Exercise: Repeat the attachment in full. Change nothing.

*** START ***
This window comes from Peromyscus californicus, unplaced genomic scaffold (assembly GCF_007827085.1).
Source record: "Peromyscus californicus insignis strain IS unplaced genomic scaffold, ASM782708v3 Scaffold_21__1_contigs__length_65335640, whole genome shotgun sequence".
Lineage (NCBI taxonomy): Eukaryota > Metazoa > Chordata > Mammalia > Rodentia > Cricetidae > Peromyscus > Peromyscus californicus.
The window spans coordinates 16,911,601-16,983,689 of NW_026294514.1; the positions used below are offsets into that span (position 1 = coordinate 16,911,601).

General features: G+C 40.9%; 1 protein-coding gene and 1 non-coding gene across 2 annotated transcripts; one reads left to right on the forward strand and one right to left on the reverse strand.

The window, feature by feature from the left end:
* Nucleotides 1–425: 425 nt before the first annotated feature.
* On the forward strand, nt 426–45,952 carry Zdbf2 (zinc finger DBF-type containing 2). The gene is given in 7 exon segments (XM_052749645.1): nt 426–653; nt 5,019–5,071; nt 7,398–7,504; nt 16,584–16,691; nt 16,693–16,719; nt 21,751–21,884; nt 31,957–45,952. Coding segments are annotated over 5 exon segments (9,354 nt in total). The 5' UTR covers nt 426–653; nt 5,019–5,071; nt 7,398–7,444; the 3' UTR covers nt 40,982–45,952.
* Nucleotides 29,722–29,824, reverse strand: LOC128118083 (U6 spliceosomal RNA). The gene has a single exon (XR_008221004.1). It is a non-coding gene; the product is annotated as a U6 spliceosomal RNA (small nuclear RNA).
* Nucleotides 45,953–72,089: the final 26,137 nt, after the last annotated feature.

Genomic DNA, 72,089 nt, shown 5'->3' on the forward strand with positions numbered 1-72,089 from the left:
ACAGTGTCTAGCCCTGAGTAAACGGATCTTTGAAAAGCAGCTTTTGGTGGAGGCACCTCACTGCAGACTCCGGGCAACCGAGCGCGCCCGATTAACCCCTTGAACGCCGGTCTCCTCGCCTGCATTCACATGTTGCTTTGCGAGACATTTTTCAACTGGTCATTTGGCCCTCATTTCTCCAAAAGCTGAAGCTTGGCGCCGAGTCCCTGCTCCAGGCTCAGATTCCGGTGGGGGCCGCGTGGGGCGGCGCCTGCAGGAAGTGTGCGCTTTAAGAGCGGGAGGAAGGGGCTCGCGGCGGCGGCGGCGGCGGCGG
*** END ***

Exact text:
This window comes from Peromyscus californicus, unplaced genomic scaffold (assembly GCF_007827085.1).
Source record: "Peromyscus californicus insignis strain IS unplaced genomic scaffold, ASM782708v3 Scaffold_21__1_contigs__length_65335640, whole genome shotgun sequence".
Lineage (NCBI taxonomy): Eukaryota > Metazoa > Chordata > Mammalia > Rodentia > Cricetidae > Peromyscus > Peromyscus californicus.
The window spans coordinates 16,911,601-16,983,689 of NW_026294514.1; the positions used below are offsets into that span (position 1 = coordinate 16,911,601).

General features: G+C 40.9%; 1 protein-coding gene and 1 non-coding gene across 2 annotated transcripts; one reads left to right on the forward strand and one right to left on the reverse strand.

The window, feature by feature from the left end:
* Nucleotides 1–425: 425 nt before the first annotated feature.
* On the forward strand, nt 426–45,952 carry Zdbf2 (zinc finger DBF-type containing 2). The gene is given in 7 exon segments (XM_052749645.1): nt 426–653; nt 5,019–5,071; nt 7,398–7,504; nt 16,584–16,691; nt 16,693–16,719; nt 21,751–21,884; nt 31,957–45,952. Coding segments are annotated over 5 exon segments (9,354 nt in total). The 5' UTR covers nt 426–653; nt 5,019–5,071; nt 7,398–7,444; the 3' UTR covers nt 40,982–45,952.
* Nucleotides 29,722–29,824, reverse strand: LOC128118083 (U6 spliceosomal RNA). The gene has a single exon (XR_008221004.1). It is a non-coding gene; the product is annotated as a U6 spliceosomal RNA (small nuclear RNA).
* Nucleotides 45,953–72,089: the final 26,137 nt, after the last annotated feature.

Genomic DNA, 72,089 nt, shown 5'->3' on the forward strand with positions numbered 1-72,089 from the left:
ACAGTGTCTAGCCCTGAGTAAACGGATCTTTGAAAAGCAGCTTTTGGTGGAGGCACCTCACTGCAGACTCCGGGCAACCGAGCGCGCCCGATTAACCCCTTGAACGCCGGTCTCCTCGCCTGCATTCACATGTTGCTTTGCGAGACATTTTTCAACTGGTCATTTGGCCCTCATTTCTCCAAAAGCTGAAGCTTGGCGCCGAGTCCCTGCTCCAGGCTCAGATTCCGGTGGGGGCCGCGTGGGGCGGCGCCTGCAGGAAGTGTGCGCTTTAAGAGCGGGAGGAAGGGGCTCGCGGCGGCGGCGGCGGCGGCGG